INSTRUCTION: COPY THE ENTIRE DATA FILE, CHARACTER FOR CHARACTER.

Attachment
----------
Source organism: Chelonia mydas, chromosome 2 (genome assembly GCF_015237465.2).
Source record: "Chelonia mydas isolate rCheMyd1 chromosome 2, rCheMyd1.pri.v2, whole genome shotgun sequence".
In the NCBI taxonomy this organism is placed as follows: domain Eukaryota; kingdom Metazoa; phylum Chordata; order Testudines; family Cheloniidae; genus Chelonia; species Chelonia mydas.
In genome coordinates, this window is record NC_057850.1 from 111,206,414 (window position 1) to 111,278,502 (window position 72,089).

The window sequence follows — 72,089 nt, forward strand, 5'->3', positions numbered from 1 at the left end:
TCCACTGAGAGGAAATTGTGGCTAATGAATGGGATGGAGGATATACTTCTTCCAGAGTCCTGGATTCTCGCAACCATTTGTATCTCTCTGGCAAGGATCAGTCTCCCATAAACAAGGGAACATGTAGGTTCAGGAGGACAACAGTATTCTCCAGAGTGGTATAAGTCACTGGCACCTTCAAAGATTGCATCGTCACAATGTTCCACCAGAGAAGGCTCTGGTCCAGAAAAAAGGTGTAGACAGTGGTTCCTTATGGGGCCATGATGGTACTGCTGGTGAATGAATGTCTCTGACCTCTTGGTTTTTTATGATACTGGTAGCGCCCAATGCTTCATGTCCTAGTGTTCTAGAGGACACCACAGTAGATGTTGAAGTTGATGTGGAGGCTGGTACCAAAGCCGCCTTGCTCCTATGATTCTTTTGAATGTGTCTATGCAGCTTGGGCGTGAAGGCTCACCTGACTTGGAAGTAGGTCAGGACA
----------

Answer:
Source organism: Chelonia mydas, chromosome 2 (genome assembly GCF_015237465.2).
Source record: "Chelonia mydas isolate rCheMyd1 chromosome 2, rCheMyd1.pri.v2, whole genome shotgun sequence".
In the NCBI taxonomy this organism is placed as follows: domain Eukaryota; kingdom Metazoa; phylum Chordata; order Testudines; family Cheloniidae; genus Chelonia; species Chelonia mydas.
In genome coordinates, this window is record NC_057850.1 from 111,206,414 (window position 1) to 111,278,502 (window position 72,089).

The window sequence follows — 72,089 nt, forward strand, 5'->3', positions numbered from 1 at the left end:
TCCACTGAGAGGAAATTGTGGCTAATGAATGGGATGGAGGATATACTTCTTCCAGAGTCCTGGATTCTCGCAACCATTTGTATCTCTCTGGCAAGGATCAGTCTCCCATAAACAAGGGAACATGTAGGTTCAGGAGGACAACAGTATTCTCCAGAGTGGTATAAGTCACTGGCACCTTCAAAGATTGCATCGTCACAATGTTCCACCAGAGAAGGCTCTGGTCCAGAAAAAAGGTGTAGACAGTGGTTCCTTATGGGGCCATGATGGTACTGCTGGTGAATGAATGTCTCTGACCTCTTGGTTTTTTATGATACTGGTAGCGCCCAATGCTTCATGTCCTAGTGTTCTAGAGGACACCACAGTAGATGTTGAAGTTGATGTGGAGGCTGGTACCAAAGCCGCCTTGCTCCTATGATTCTTTTGAATGTGTCTATGCAGCTTGGGCGTGAAGGCTCACCTGACTTGGAAGTAGGTCAGGACA